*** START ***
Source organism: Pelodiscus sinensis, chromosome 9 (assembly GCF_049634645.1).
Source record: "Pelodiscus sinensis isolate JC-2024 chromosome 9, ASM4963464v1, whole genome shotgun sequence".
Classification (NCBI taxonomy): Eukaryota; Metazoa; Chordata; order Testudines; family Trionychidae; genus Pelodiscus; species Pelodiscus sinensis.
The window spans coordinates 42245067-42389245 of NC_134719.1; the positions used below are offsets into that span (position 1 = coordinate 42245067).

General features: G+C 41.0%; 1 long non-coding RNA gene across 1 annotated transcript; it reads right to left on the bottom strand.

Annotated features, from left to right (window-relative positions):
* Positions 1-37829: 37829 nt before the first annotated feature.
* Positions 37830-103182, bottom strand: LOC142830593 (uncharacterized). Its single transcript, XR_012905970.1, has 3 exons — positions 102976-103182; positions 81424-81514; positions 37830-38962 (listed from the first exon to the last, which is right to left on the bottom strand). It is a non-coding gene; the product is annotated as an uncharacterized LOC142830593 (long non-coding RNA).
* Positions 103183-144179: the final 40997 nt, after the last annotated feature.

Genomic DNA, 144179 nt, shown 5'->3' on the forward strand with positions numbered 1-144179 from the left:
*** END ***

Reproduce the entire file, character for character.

Source organism: Pelodiscus sinensis, chromosome 9 (assembly GCF_049634645.1).
Source record: "Pelodiscus sinensis isolate JC-2024 chromosome 9, ASM4963464v1, whole genome shotgun sequence".
Classification (NCBI taxonomy): Eukaryota; Metazoa; Chordata; order Testudines; family Trionychidae; genus Pelodiscus; species Pelodiscus sinensis.
The window spans coordinates 42245067-42389245 of NC_134719.1; the positions used below are offsets into that span (position 1 = coordinate 42245067).

General features: G+C 41.0%; 1 long non-coding RNA gene across 1 annotated transcript; it reads right to left on the bottom strand.

Annotated features, from left to right (window-relative positions):
* Positions 1-37829: 37829 nt before the first annotated feature.
* Positions 37830-103182, bottom strand: LOC142830593 (uncharacterized). Its single transcript, XR_012905970.1, has 3 exons — positions 102976-103182; positions 81424-81514; positions 37830-38962 (listed from the first exon to the last, which is right to left on the bottom strand). It is a non-coding gene; the product is annotated as an uncharacterized LOC142830593 (long non-coding RNA).
* Positions 103183-144179: the final 40997 nt, after the last annotated feature.

Genomic DNA, 144179 nt, shown 5'->3' on the forward strand with positions numbered 1-144179 from the left: